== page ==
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Ontario Medical Review
April 5, 2023
Keri Sweetman

This article originally appeared in the Spring 2023 issue of the Ontario Medical Review magazine.

Step up to lead and engage

Improved recruitment process aimed at attracting broader mix of candidates for a variety of roles

Spring recruitment is underway for the important job of serving on the Ontario Medical Association’s committees. A lot of effort has gone into ensuring that the process is fairer and more transparent and that the resulting committee teams are a truer representation of the OMA membership. 

Since 2020, the OMA has recruited twice annually – in spring and fall – for its advisory committees, working groups and task forces. This year’s four-week spring recruitment aims to fill at least 15 vacancies on committees and task forces. Those chosen will serve a two-year term.

Under the guidance of Melinda Gibson, executive director, governance, and members of the Governance and Nominating Committee, major improvements have been made to the recruiting process in the last two years, in an effort to respond to members’ concerns about fairness, diversity and transparency.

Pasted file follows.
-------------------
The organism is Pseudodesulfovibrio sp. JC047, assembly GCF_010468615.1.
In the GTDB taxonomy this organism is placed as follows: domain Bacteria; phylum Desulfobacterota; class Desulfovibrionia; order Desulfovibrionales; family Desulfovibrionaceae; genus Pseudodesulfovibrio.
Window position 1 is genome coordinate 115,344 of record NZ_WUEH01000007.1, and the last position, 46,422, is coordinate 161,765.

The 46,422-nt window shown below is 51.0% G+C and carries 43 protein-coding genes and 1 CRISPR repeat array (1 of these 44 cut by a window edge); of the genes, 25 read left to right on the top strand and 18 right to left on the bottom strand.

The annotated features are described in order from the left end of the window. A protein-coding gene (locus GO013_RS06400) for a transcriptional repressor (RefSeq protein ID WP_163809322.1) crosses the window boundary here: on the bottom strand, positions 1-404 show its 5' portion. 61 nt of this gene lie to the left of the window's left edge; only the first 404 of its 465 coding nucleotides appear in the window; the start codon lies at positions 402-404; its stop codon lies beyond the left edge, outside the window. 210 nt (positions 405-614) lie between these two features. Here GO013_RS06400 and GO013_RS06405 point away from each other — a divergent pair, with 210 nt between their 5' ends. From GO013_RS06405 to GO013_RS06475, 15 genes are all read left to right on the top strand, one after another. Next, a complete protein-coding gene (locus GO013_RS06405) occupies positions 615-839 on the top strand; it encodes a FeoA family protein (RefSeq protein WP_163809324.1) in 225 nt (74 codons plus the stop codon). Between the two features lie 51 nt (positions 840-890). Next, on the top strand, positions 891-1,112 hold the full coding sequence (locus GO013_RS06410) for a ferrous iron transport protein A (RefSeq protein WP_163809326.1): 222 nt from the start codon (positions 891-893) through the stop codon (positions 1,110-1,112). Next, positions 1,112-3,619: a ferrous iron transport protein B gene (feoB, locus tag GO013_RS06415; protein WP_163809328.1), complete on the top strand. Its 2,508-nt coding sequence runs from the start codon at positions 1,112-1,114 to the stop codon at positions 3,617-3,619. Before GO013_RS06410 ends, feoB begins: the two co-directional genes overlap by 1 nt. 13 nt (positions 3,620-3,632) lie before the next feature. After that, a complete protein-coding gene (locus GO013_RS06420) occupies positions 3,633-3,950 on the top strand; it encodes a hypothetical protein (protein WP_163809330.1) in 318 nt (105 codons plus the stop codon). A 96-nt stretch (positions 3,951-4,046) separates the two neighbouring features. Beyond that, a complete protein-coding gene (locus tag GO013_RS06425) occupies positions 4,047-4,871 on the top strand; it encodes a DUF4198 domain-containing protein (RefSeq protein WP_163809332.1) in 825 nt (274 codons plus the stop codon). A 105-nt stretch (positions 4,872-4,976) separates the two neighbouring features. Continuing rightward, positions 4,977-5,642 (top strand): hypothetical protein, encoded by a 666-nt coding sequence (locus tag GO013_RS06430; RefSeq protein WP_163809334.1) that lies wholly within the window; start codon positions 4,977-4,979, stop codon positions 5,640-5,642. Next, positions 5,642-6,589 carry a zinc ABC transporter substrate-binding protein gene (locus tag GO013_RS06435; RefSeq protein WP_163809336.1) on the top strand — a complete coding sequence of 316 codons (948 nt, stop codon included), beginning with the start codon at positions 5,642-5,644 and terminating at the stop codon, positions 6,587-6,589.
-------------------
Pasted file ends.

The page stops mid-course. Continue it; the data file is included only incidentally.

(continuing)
“In the past, there was this assumption that people just shoulder-tapped people they knew to go onto committees and boards, that they were always these OMA insiders,” Gibson said. “(That is why) we want to open the doors and the windows and say, ‘there’s no secrets here. This is exactly what the process looks like and we use this process for all of our recruitments’.” 

The changes are meant to ensure that committee membership is as diverse as possible, aiming for gender balance, geographic distribution, career-stage distribution, a range of specialities and diversity attributes, such as race and cultural background.

“We’re not just selecting the best individuals,” Gibson said. “A committee is not made up of individuals – it’s a team. And if you look at the team as a whole, they have to collectively have the skills and background to do the work.”

What changes have been made?

In addition to switching to twice-yearly recruitment campaigns and standardized terms, the governance team has refined the scoring matrix used to assess candidates. The standardized matrix assesses the same skills for all committee positions – such as growth mindset, collaboration, consensus decision-making, conflict resolution, the ability to translate knowledge. Some committees also look for specific skills, such as technical know-how or financial experience.